Pattern recognition is one of the most important foundational skills for people making decisions in ambiguous situations. There is a lot of ambiguity in that sentence, and it is worth unpacking before we look at what skills might improve our pattern recognition.
Decisions – We make decisions when we make a conscious choice between two or more alternatives. This skips over two key questions though. (i) How do the choices get created? (ii) Do we sometimes make decisions without being aware that we are making them? Pattern recognition plays a role in how we answer both questions.
Ambiguous – The nature of the choices is unclear. There is a goal seeking as well as goal meeting component.
Situations – The dictionary definition (from Define: on Google) is “a set of circumstances in which one finds oneself.” That does not help much. I suppose a situation is a kind of pattern. In business, most of these situations will involve choices to made with and about other people.
Research has found four or possibly five different forms of pattern recognition: spatial, temporal, auditory and linguistic. The fifth, possible, form of pattern recognition is the abstract. Watching the people around me, I wonder if there is also a fifth, the ability to sense and respond to patterns of social interaction. There are also people, mathematicians mostly, who celebrate the ability to see patterns in numbers, as Paul Erdős or Srinivasa Ramanujan.
A lot of work in pattern recognition has been driven by research into machine vision and speech recognition and has fed the current popularity of machine learning, especially the deep learning flavour. One of the questions we need to ask is whether there are any insights from this research that impact our thinking about the modes of human pattern recognition.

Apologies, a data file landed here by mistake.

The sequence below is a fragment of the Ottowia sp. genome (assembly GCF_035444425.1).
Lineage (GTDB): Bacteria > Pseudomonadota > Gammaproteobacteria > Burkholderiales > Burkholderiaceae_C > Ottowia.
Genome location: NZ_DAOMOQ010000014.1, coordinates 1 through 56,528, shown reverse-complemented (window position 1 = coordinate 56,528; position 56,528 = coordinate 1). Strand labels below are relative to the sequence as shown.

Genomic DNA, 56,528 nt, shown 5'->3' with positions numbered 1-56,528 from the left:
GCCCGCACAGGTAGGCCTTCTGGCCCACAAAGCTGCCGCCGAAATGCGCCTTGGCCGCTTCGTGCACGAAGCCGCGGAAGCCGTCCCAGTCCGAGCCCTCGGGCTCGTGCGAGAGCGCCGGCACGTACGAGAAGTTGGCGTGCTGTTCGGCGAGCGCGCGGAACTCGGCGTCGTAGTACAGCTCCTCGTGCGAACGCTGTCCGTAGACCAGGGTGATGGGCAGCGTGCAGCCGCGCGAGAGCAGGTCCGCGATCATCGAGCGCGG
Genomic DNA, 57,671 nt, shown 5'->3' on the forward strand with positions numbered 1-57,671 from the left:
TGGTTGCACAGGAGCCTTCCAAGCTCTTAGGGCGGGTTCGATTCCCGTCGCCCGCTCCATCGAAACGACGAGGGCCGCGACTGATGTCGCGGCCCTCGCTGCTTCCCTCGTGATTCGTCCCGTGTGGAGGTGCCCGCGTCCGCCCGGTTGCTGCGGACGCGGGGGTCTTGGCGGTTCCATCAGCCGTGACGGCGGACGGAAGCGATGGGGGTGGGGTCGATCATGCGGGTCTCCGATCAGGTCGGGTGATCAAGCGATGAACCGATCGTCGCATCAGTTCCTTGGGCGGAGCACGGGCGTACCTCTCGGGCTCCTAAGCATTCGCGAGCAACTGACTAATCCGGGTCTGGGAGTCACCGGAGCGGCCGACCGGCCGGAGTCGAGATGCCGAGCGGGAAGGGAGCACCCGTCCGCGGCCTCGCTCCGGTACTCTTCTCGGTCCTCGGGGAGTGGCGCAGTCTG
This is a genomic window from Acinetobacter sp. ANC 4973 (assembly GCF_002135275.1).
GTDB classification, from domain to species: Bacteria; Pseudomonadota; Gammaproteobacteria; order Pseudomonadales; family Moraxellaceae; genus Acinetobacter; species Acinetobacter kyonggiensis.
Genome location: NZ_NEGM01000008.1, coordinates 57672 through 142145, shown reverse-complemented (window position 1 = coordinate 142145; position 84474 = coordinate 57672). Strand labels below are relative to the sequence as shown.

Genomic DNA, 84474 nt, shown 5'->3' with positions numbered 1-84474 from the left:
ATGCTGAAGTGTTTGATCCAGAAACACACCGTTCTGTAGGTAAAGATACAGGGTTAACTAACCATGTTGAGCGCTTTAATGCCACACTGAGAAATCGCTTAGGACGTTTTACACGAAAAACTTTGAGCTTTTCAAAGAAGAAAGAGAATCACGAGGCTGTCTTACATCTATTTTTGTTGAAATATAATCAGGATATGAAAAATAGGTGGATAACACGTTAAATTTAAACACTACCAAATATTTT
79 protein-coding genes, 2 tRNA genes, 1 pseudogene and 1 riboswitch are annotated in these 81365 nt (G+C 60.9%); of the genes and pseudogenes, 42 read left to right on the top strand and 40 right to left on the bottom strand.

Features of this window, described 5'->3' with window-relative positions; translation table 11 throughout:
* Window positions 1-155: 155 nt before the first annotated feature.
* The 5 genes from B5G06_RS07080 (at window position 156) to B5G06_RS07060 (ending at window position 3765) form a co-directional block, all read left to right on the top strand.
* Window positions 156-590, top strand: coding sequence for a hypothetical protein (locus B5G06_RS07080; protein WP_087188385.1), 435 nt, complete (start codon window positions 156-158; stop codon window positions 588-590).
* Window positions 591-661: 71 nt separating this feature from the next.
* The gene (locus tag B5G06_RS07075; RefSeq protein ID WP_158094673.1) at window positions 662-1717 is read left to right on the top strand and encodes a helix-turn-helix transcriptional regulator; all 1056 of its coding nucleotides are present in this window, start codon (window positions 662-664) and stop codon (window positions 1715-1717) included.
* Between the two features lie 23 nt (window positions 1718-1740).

Two of the more powerful insights from recent machine learning advances are the importance of convolutional networks and recurrent and recursive networks. A convolutional network is one that feeds data forward across multiple steps, looking for cross correlations and pooling results as it goes. It reinforces that pattern recognition is incremental and not an all-at-one gestalt reaction, though it often feels that way. Recurrent neural networks are used to find patterns in temporal dynamic phenomena such as speech and anything else that evolves over time. This also reinforces the importance of recognizing non-spatial patterns and suggests that the skills used in spatial pattern recognition may be different from those used in temporal pattern recognition.
Looking across these different modes, one can see two underlying themes. Pattern recognition depends on the ability to see what is the same and the ability to see what is different. Further, it depends on being able to make connections between different types of information and on being able to apply transformations to different types of data. There is a creative tension here. At the heart of pattern recognition is to be able to hold in the mind an appreciation for what is the same and what is different, to draw connections and to apply transformations to the connections.